28 July 2022 On Privacy. A conversation with Lauren Groff

Sociological studies show that we tend to treat privacy as a primordial state. Staying within the circle of close ones, staying within the boundaries of one's own world, we see as a stage preceding any social interaction that presupposes participation in a shared space, where privacy is at least temporarily suspended in favor of involvement in public affairs. However, this is by no means self-evident, and surviving documents on customs in the most ancient times prove that the issue of privacy was dealt with in a very inconsistent manner. Certainly, the development of new technologies has made privacy a real challenge for us.

Lauren Groff's characters find themselves in situations where their privacy is violated - either by another person or even a group of people, or by an institution with which they interact. To maintain the tightness of the boundaries of their world, they must fend off impulses coming from outside. They don't always succeed in this, but even when their efforts fail, Groff's stories prove to be extremely instructive for us, as they shed light on our everyday experiences.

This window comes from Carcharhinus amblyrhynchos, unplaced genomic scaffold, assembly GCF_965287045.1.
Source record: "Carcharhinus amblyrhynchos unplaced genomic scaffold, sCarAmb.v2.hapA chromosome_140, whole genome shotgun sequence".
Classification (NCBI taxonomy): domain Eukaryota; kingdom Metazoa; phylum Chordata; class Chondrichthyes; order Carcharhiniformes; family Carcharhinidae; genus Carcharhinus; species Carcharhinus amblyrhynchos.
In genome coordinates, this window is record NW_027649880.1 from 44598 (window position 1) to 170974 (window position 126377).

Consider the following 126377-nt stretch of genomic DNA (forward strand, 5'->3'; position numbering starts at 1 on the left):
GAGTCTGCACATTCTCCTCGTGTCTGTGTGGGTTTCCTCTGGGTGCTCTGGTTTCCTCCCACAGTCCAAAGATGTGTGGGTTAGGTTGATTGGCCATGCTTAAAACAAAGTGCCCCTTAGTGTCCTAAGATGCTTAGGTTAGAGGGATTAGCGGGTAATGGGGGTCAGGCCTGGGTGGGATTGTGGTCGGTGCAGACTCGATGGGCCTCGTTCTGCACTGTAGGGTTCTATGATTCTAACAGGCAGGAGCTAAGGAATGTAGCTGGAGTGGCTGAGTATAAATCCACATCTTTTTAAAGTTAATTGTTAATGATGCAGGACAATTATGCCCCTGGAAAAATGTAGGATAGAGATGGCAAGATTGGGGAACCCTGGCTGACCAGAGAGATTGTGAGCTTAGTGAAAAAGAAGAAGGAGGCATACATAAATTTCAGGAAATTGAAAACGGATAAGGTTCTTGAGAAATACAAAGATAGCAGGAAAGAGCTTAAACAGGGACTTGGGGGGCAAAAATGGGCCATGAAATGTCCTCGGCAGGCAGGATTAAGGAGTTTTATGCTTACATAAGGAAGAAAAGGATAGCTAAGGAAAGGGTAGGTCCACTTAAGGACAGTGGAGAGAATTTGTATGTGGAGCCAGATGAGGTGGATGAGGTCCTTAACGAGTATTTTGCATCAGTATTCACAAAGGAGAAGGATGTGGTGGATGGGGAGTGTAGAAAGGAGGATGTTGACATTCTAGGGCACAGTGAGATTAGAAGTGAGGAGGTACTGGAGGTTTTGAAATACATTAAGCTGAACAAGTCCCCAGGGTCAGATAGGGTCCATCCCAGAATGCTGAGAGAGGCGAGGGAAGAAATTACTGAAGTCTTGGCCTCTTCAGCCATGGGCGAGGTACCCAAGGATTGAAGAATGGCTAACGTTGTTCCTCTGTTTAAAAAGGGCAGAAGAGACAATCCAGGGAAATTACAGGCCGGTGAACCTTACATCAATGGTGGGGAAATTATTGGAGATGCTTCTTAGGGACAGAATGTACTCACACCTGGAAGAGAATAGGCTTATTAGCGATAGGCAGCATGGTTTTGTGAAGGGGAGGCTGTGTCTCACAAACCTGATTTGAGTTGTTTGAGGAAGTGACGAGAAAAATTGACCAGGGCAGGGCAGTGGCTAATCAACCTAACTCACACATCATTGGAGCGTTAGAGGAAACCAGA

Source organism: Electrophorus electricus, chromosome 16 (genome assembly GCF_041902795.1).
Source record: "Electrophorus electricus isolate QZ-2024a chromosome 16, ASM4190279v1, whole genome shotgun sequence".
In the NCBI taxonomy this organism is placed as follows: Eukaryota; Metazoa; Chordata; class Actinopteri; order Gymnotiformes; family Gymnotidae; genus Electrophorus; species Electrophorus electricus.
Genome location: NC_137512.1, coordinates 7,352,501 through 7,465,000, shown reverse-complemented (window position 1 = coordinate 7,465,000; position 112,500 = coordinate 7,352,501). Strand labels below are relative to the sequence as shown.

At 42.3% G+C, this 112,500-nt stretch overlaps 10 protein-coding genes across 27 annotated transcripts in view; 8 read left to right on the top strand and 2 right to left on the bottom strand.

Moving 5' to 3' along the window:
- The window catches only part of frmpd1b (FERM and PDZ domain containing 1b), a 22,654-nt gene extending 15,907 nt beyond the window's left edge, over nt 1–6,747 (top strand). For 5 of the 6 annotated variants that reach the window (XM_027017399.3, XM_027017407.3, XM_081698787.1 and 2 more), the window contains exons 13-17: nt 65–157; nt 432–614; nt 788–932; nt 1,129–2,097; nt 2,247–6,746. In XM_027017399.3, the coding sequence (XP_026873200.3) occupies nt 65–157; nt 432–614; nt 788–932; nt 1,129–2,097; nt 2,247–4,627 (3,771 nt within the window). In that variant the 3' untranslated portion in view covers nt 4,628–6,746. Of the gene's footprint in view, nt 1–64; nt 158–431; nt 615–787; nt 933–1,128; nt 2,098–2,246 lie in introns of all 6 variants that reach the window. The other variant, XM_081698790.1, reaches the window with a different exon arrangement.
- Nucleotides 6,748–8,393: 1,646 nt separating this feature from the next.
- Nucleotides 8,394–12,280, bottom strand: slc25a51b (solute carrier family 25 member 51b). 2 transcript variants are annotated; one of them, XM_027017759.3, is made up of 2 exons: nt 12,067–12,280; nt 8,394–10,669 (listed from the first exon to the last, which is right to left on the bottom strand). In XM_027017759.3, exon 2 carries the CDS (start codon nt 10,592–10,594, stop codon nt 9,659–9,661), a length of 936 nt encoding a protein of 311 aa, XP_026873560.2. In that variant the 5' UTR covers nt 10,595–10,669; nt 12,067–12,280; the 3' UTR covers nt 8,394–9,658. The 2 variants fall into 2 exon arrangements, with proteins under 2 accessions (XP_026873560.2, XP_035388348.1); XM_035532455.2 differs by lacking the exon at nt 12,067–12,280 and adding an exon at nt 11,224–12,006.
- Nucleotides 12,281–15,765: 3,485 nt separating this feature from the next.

Why is privacy a political issue today? What impact do the social and economic conditions in which we live have on our ability to maintain privacy? How was the right to privacy regulated in the Middle Ages? How did the new media affect the well-being of people living in the late 19th and early 20th centuries? What is the relationship between landscape and the ability to seal the boundaries of one's world? Is there room for privacy in a religious form of life, and if so, who has the right to it? These are some of the questions that Lauren Groff will answer during a conversation with Grzegorz Jankowicz.